Washingtonville History

The community today known as Washingtonville has a recorded history which dates to the early 1770s.

John Bosley, his family, and slaves were the first to settle here, establishing a grist and saw mill to support early development of the area. The mill was fortified after hostilities with the Iroquois intensified as a result of the American Revolution. Fort Bosley was garrisoned by local volunteers as well as Continental Army troops throughout the war, suffering numerous Iroquois attacks. The Bosleys remained here until 1795.

Joseph and Samuel Hutchinson purchased the homestead of the Bosleys and had the “Town of Washington” laid out in 1796, the community namesake being then president, George Washington.  Throughout the 19th century, the community supported the developing local agricultural economy and was a popular hotel stopover point. ‘Washington’ came to be known as ‘Washingtonville’ around 1840. Washingtonville was incorporated as a borough on April 28, 1870.

As the community transitioned into the 20th century, farmer and Congressman Alexander Billmeyer became known for the wildlife park that he had established just east of the borough. It was Frank DeLong, however, that will forever be known as Washingtonville’s favorite son. DeLong was a financially successful inventor credited with improvements to the hook and eye and was also a real estate investor in Philadelphia.

DeLong’s philanthropic contributions to the community included the Jane E. DeLong Memorial Hall and DeLong Memorial School, both of which still exist today. Other community gifts such as Sunset Lake and the Blue Springs Driving Club have been lost to time. DeLong passed away in 1939.

Changes in and around Washingtonville impacted the community during the latter half of the 20th and early 21st century, including the establishment of the Montour Steam Electric Station and later the United States Gypsum plant, the closing of the DeLong Memorial School, decreases in family farms, the closings of small businesses, demolition of the rediscovered Bosley family log cabin, and most recently, the development of solar farming. Institutions such as the Washingtonville Volunteer Fire Company and the Washingtonville Lutheran Church have been community mainstays over the years.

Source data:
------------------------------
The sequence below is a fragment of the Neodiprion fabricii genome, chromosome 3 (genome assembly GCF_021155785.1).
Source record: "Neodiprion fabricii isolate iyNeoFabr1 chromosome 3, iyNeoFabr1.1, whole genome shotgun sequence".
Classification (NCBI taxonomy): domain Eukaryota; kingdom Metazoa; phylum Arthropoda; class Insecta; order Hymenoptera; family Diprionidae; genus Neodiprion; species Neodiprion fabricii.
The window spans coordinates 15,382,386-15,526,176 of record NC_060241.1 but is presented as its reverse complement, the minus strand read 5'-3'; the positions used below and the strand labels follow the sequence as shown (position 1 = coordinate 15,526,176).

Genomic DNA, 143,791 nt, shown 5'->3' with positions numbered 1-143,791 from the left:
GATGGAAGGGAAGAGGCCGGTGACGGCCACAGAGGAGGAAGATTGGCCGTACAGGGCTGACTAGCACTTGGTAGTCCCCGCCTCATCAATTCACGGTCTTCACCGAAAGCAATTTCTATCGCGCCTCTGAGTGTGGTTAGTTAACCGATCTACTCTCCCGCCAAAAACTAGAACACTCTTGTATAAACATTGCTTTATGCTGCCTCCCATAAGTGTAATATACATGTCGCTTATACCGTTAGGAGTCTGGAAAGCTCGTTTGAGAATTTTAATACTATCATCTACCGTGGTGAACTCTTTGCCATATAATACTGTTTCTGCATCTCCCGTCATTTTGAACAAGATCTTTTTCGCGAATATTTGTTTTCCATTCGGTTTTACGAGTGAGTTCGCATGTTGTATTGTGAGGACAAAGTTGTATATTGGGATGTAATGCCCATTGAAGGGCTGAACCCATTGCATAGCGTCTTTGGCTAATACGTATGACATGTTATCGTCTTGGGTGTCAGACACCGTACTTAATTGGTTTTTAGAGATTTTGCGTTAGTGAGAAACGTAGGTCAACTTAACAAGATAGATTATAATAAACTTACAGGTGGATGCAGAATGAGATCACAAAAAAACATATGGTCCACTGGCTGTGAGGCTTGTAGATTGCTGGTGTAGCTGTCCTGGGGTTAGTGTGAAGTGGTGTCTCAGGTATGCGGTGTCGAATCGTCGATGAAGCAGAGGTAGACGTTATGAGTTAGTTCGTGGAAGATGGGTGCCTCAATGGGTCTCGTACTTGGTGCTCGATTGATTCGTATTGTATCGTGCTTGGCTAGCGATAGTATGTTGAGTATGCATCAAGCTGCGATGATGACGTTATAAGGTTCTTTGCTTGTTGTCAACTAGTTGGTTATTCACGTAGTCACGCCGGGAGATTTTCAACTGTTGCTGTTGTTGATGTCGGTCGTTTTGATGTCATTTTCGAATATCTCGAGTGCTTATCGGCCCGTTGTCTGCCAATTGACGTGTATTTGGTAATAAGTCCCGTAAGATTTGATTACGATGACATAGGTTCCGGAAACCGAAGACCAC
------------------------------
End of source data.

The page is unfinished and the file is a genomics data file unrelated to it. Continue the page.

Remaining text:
Despite inevitable change, redevelopment of the DeLong Memorial School as the DeLong Village, improvements around the community supported by the borough council, Washingtonville Revitalization Committee, and the Montour Area Recreation Commission, as well as preservation of treasures such as the Jane E. DeLong Memorial Hall and reconstruction of the Bosley family log cabin at the Montour DeLong Community Fairgrounds, have ensured that Washingtonville remains a community synonymous with rich heritage and country charm.

MARC thanks Washingtonville Borough Mayor Tyler Dombroski and Washingtonville-area historian John Marr for the photos and information provided here.



To learn more about Washingtonville Borough, click the image below for the ‘Welcome to Washingtonville Borough’ brochure.